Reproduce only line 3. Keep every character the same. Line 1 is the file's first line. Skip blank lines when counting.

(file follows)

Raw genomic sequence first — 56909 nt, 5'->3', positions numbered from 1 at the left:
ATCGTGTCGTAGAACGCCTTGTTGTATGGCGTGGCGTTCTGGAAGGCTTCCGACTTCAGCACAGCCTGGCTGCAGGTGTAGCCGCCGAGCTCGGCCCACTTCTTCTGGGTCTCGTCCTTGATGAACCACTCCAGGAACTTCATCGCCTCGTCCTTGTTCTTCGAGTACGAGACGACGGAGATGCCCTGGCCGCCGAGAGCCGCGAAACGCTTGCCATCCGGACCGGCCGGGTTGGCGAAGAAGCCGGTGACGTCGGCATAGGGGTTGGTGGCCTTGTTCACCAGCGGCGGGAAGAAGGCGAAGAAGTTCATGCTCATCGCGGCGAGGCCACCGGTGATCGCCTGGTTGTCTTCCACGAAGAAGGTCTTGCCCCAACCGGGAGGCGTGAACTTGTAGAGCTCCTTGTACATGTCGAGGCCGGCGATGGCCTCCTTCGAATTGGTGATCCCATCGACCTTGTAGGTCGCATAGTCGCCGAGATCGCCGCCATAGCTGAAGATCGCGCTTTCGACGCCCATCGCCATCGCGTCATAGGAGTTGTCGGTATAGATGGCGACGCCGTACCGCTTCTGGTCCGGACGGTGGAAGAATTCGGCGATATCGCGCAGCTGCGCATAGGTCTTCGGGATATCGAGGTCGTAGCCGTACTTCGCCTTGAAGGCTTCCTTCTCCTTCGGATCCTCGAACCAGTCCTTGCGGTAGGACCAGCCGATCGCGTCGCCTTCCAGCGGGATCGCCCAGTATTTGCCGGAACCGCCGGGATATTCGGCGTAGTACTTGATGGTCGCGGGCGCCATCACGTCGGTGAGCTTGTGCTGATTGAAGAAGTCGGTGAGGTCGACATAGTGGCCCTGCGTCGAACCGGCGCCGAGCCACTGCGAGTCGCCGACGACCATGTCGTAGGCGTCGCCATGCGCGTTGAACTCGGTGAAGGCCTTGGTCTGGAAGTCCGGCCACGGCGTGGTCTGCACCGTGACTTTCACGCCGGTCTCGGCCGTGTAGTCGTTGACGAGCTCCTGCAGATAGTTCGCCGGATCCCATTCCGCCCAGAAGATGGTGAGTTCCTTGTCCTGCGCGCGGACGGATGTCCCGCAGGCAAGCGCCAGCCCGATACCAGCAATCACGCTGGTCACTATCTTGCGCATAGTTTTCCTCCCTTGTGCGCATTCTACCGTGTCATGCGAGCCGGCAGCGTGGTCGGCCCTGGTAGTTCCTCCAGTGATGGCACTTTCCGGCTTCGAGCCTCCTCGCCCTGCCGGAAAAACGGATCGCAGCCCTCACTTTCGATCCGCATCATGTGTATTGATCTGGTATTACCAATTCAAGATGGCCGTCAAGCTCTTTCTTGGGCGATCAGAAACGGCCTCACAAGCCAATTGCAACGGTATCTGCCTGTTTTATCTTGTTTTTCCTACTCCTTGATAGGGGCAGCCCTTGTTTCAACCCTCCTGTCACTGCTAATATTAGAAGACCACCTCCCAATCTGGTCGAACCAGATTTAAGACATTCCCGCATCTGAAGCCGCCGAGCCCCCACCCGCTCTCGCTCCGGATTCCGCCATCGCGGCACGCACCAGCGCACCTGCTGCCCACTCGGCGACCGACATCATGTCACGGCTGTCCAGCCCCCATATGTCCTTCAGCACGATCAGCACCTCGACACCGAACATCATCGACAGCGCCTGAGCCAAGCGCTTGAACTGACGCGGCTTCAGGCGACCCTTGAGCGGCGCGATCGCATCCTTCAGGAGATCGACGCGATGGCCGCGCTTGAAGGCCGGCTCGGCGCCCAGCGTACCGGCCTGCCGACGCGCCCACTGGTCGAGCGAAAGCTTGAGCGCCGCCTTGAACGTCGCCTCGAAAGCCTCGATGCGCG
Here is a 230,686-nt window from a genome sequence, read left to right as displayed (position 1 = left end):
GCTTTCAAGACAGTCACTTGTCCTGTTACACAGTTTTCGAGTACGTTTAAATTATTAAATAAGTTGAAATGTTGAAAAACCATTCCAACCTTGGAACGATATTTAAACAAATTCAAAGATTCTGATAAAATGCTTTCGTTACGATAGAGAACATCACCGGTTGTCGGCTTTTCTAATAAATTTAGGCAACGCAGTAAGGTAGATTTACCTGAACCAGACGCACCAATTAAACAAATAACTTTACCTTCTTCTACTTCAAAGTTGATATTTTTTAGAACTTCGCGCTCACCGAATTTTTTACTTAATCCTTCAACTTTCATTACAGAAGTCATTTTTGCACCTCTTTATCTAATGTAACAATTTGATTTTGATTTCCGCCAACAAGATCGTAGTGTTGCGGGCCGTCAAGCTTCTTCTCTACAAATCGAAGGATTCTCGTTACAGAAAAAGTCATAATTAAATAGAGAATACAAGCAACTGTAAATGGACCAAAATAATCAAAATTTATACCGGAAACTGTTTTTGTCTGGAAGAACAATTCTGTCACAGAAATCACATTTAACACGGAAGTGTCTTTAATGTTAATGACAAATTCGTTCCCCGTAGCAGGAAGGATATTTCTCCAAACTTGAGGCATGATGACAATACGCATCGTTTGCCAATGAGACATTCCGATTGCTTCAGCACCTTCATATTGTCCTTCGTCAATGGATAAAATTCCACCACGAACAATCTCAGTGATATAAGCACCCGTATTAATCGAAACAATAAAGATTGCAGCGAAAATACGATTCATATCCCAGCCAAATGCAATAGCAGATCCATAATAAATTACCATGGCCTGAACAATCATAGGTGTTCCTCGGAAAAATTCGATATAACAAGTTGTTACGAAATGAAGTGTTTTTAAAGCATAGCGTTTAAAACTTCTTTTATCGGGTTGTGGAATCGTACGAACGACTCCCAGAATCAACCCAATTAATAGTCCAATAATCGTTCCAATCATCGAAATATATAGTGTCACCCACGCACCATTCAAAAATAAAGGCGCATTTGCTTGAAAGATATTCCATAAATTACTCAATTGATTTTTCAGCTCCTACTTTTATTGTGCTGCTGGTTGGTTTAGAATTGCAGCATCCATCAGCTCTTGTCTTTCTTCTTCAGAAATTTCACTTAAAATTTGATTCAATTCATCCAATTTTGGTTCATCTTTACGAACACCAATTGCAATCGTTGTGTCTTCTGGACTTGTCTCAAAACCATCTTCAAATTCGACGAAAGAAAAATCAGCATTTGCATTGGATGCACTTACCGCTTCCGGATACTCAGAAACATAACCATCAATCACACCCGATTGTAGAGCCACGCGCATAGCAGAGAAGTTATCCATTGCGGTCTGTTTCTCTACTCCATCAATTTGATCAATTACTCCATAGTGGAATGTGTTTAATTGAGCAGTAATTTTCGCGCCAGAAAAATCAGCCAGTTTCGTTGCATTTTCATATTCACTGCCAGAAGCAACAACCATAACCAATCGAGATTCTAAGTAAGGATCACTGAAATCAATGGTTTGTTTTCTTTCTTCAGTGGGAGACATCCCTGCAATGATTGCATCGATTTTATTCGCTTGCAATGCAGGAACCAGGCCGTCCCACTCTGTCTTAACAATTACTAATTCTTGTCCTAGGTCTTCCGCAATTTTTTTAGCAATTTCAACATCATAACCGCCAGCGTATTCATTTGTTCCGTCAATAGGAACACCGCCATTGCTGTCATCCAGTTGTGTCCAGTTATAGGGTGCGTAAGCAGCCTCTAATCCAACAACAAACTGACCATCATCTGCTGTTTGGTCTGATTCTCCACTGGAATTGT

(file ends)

Here is a 230,686-nt window from a genome sequence, read left to right as displayed (position 1 = left end):